Background: There is a paucity of data on the efficacy of nitrofurantoin for the treatment of acute uncomplicated cystitis in regimens shorter than 7 days. Evidence-based use of this drug is increasingly important as trimethoprim-sulfamethoxazole resistance among uropathogens increases.
Methods: To assess the efficacy of nitrofurantoin vs trimethoprim-sulfamethoxazole, 338 women aged 18 to 45 years with acute uncomplicated cystitis were randomized to open-label treatment with either trimethoprim-sulfamethoxazole, 1 double-strength tablet twice daily for 3 days, or nitrofurantoin, 100 mg twice daily for 5 days. Clinical cure 30 days after therapy was the main outcome measure. Secondary outcomes included clinical and microbiological cure rates 5 to 9 days after therapy and, for trimethoprim-sulfamethoxazole-treated women, clinical cure stratified by the trimethoprim-sulfamethoxazole susceptibility of the uropathogen.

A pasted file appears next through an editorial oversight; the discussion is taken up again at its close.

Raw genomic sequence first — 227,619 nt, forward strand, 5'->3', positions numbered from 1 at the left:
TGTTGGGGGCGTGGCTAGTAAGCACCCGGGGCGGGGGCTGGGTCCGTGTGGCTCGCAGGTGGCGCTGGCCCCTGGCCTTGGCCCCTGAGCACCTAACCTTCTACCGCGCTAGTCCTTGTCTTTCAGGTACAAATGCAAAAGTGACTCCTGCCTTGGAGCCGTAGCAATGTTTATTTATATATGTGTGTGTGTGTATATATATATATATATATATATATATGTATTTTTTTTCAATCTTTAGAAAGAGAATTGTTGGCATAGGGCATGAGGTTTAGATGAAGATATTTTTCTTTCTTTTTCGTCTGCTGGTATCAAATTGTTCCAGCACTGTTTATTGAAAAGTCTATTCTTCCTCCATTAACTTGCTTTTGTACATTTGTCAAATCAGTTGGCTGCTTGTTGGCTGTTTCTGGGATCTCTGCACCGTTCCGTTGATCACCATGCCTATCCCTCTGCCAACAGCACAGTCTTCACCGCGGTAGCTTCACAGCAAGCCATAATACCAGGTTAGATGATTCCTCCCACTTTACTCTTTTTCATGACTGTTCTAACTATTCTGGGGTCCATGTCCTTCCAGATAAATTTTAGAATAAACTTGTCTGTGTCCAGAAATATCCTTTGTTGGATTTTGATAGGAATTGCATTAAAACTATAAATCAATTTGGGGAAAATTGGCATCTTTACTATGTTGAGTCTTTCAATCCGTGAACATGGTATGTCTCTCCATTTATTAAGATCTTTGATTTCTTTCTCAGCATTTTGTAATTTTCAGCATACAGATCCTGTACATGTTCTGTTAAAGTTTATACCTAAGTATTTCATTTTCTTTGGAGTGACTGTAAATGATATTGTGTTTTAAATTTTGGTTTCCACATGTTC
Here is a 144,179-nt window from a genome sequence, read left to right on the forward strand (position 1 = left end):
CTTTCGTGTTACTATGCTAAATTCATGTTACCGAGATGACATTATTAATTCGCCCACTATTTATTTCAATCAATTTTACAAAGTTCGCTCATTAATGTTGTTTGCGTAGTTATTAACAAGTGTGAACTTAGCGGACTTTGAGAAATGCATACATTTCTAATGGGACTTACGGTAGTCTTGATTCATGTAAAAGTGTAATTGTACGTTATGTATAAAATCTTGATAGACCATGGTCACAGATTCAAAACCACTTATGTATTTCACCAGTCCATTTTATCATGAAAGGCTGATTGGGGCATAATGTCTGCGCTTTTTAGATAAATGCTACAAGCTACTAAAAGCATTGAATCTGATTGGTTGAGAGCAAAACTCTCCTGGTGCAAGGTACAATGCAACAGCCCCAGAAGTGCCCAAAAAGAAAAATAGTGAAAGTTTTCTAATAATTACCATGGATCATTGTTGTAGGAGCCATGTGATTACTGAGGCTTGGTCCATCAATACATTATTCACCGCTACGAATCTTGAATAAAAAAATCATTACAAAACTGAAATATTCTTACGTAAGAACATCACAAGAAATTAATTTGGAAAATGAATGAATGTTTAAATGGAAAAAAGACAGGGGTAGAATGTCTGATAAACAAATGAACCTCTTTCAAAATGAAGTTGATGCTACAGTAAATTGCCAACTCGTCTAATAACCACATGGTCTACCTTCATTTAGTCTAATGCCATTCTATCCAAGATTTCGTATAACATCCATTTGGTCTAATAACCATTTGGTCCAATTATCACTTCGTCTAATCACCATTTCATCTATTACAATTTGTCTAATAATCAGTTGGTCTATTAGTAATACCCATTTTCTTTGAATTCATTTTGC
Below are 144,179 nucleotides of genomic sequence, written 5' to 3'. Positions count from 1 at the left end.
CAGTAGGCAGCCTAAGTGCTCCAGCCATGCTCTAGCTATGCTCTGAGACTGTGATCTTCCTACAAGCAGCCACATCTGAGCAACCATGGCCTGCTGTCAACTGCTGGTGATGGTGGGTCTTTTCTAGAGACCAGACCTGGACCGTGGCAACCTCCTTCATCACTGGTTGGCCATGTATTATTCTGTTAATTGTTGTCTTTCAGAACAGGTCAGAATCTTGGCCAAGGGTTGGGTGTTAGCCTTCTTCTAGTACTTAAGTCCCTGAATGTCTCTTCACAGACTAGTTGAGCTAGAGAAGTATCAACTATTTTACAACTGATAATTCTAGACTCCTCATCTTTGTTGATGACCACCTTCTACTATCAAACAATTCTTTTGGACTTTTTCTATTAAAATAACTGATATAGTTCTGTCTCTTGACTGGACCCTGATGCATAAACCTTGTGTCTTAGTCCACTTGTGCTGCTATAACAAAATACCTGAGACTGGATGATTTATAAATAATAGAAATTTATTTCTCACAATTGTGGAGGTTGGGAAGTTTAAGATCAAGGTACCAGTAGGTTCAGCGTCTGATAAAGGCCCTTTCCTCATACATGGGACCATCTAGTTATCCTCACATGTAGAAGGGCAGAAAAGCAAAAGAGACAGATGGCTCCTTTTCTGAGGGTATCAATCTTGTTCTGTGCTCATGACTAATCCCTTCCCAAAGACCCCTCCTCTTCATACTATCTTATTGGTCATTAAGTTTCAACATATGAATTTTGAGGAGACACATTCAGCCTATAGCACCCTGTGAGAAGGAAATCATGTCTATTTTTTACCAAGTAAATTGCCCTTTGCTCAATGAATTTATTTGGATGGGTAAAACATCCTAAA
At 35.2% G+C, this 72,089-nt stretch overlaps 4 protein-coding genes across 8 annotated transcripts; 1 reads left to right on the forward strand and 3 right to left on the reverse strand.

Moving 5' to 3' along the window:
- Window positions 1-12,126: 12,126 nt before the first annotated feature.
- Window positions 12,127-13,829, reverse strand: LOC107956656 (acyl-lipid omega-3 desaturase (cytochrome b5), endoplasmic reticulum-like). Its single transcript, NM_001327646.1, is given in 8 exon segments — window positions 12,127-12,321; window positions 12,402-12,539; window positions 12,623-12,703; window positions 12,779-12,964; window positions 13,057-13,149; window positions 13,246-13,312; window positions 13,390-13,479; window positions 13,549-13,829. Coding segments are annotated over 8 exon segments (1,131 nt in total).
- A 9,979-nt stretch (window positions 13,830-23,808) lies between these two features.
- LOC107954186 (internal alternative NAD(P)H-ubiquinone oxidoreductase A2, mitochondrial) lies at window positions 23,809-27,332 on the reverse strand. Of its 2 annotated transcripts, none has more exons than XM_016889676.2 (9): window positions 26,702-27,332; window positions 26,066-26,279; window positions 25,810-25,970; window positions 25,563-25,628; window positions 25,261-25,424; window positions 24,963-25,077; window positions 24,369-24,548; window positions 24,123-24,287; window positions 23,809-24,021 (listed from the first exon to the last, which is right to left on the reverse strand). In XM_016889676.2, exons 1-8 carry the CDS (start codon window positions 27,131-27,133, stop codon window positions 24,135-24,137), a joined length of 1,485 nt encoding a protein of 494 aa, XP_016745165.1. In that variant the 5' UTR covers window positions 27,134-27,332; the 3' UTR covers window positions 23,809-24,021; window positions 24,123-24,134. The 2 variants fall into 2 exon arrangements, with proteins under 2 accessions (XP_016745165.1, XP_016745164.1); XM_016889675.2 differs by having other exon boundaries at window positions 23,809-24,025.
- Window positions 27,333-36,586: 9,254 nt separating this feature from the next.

Results: Clinical cure was achieved in 79% of the trimethoprim-sulfamethoxazole group and in 84% of the nitrofurantoin group, for a difference of -5% (95% confidence interval, -13% to 4%). Clinical and microbiological cure rates at the first follow-up visit were also equivalent between the 2 groups. In the trimethoprim-sulfamethoxazole arm, 7 of 17 women (41%) with a trimethoprim-sulfamethoxazole-nonsusceptible isolate had a clinical cure compared with 84% of women with a trimethoprim-sulfamethoxazole-susceptible isolate (P < .001).
Conclusion: A 5-day course of nitrofurantoin is equivalent clinically and microbiologically to a 3-day course of trimethoprim-sulfamethoxazole and should be considered an effective fluoroquinolone-sparing alternative for the treatment of acute cystitis in women.
Trial registration: ClinicalTrials.gov NCT00391651.